While international socialism has thoroughly misappropriated May Day, a truly conservative — and thoroughly British — holiday lies near-forgotten on May 29th, traditionally marked with merrymaking and thrashing political nasties with nettles.
Oak Apple Day, a celebration of the restoration of the British Monarchy in 1660 — and possibly an ancient pre-Christian Spring tradition long before that — is a beautiful slice of all but forgotten British history and culture. By ancient tradition, sprigs of oak are worn or hung outside houses and other celebrations including processions, meals, and dances take place.
Failing to wear the oak could once have some consequence — going unadorned would signal your support for 17th century English bad guy Oliver Cromwell and was traditionally punished by being thrashed with stinging nettles.
The day specifically memorialises the future King Charles II’s flight from revolutionary forces during the English civil war, when he was a young prince. Charles was able to evade the soldiers looking to capture him, so the legend goes, by hiding up an oak tree. While his father, King Charles I, was eventually beheaded and the country thrown into the Interregnum terror, the prince was able to escape abroad and in doing so set the stage for the monarchy to be restored upon his return 19 years later.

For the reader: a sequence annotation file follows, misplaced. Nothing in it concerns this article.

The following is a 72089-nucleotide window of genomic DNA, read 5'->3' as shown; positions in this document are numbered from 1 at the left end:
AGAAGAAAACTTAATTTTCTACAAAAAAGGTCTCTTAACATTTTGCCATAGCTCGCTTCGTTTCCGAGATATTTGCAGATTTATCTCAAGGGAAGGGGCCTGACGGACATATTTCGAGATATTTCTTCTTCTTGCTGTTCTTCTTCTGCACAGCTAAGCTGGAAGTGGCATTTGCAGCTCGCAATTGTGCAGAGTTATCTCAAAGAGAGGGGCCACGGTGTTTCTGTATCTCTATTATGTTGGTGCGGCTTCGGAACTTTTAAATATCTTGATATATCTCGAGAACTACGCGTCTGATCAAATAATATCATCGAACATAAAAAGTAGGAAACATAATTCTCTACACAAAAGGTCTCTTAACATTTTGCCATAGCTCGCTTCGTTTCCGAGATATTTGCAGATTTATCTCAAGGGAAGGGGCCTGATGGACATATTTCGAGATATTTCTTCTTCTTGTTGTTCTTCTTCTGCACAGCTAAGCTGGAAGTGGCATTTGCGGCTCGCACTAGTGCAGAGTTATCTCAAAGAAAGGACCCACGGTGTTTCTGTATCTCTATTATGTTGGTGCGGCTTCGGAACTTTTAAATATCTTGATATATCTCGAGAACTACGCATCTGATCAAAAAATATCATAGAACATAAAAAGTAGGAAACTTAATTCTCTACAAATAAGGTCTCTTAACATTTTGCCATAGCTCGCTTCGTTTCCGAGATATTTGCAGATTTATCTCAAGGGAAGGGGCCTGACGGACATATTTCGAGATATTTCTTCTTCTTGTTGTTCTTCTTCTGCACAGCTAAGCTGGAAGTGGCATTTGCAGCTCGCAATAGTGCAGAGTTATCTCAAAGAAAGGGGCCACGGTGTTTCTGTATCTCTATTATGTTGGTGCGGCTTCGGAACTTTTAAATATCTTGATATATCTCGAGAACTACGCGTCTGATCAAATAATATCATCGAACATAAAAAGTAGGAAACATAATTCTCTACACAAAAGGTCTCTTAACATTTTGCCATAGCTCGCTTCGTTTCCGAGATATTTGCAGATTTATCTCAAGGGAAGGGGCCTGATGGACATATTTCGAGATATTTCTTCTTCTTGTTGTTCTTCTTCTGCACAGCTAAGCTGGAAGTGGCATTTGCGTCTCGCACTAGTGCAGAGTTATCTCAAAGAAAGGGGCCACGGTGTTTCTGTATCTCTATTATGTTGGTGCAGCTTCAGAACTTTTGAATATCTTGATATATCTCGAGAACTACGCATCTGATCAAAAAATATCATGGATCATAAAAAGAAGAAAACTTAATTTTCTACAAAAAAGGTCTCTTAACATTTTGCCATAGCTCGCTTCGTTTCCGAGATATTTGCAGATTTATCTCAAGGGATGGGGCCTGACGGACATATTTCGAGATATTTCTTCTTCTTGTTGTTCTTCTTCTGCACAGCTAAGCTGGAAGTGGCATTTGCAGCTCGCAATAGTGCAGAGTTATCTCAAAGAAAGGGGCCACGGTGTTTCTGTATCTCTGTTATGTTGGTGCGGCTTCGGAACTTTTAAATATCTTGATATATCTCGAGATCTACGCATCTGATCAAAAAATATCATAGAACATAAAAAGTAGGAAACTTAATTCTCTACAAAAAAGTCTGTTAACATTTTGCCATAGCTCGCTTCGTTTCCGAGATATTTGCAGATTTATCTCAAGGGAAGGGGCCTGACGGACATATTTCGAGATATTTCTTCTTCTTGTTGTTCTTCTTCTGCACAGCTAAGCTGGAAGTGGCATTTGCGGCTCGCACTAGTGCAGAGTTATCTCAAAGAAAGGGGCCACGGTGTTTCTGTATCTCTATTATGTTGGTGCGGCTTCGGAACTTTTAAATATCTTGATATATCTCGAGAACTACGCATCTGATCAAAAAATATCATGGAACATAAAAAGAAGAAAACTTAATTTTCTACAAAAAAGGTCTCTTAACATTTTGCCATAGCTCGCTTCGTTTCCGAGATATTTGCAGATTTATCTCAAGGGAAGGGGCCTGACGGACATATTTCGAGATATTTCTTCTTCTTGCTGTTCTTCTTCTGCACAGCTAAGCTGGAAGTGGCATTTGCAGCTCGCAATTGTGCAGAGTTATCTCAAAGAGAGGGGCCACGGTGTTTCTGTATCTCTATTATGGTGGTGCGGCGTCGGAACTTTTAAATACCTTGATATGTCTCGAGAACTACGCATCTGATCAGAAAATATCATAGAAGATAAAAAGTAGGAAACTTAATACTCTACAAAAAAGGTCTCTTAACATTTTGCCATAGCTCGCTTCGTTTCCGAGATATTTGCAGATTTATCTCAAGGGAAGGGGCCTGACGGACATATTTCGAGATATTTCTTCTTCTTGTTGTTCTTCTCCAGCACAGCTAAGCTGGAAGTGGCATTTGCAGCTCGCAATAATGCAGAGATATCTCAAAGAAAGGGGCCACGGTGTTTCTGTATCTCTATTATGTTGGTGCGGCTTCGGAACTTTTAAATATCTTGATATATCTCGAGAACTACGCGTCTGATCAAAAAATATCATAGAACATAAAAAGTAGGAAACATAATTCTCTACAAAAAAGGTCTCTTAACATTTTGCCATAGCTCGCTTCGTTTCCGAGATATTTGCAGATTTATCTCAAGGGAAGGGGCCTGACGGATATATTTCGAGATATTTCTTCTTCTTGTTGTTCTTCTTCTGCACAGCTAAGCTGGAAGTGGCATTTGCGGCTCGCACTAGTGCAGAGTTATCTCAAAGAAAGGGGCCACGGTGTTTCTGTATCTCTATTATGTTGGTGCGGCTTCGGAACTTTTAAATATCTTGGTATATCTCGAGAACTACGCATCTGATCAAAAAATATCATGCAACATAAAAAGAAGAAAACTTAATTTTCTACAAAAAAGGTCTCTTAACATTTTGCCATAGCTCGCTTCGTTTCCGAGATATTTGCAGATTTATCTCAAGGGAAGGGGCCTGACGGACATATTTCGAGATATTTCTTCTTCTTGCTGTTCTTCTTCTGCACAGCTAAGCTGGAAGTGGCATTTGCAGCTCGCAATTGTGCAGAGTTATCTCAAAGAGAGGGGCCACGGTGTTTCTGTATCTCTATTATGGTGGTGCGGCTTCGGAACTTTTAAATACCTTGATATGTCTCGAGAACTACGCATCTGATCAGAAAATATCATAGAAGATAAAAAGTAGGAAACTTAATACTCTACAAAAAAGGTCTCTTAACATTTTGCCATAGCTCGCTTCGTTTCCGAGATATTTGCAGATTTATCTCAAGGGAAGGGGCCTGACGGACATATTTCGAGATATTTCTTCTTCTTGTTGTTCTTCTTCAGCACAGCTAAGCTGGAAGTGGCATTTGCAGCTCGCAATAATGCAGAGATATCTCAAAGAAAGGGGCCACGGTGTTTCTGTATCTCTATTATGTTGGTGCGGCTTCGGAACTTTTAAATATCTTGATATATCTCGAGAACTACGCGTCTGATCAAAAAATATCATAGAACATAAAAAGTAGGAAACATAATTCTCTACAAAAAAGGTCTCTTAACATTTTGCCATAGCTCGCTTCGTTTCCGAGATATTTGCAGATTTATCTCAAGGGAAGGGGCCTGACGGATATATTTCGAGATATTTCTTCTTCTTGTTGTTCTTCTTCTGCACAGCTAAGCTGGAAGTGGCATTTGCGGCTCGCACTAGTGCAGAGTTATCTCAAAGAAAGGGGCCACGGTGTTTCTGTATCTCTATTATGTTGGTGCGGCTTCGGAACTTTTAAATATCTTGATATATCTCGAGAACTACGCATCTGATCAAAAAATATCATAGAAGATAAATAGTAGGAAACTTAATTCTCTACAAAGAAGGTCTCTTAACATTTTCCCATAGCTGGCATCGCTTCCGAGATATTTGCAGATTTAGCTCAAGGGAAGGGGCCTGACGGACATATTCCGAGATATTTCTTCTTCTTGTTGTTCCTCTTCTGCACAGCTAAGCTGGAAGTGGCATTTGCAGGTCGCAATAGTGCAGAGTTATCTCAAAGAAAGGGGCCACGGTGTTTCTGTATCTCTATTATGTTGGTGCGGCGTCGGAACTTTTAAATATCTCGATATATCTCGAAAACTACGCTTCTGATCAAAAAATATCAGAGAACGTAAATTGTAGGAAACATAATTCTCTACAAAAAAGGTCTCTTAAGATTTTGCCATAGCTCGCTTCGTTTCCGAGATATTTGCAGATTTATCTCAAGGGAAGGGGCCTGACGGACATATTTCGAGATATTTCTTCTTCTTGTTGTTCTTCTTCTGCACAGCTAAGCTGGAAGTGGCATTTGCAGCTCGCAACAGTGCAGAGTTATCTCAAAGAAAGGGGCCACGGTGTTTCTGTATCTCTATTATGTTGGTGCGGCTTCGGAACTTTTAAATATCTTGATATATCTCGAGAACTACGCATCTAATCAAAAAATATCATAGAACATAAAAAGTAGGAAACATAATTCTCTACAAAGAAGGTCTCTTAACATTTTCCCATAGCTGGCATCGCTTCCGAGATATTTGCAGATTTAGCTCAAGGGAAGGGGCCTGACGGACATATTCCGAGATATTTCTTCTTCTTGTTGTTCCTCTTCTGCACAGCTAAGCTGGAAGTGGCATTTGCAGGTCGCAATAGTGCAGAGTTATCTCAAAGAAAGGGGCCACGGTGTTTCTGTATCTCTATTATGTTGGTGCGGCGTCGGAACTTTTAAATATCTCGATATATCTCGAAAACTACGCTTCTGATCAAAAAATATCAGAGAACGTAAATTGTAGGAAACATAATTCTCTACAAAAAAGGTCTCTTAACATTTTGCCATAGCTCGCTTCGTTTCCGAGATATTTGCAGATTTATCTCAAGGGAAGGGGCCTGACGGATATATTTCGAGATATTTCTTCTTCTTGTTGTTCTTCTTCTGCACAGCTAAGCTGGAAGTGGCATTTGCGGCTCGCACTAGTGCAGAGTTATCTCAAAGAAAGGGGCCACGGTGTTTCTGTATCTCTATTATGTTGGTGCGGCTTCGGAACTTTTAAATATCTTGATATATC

As the great diarist Samuel Pepys noted in 1660:
“Parliament had ordered the 29th of May, the King’s birthday, to be forever kept as a day of thanksgiving for our redemption from tyranny and the King’s return to his Government, he returning to London that day.”
The oak was already a major signal of English, and later British, identity — and, no doubt boosted by this episode, remains so. The Royal Oak remains one of the most popular names for pubs in the country, often twinned with a hand-painted hanging sign showing a crown among the leaves, and Royal Oak has been the name of several of the nation’s largest battleships.
While observance has waned, it is still remembered in little pockets of old Britain — notably at the Royal Hospital in Chelsea, where a gold-plated statue of Charles II is feted with oak leaves and the military veterans who live there in their twilight years wear sprigs, too.
It also survives in a plethora of rural communities and small towns, including in Northampton, where even coronavirus has failed to dampen the spirit in 2020, as proceedings will be streamed on the internet for socially-distanced enjoyment.
Nevertheless, a revival is well overdue — the defining features of British political divide are more now “roundheads versus cavaliers” than they have been in decades.
Happy Oak Apple Day!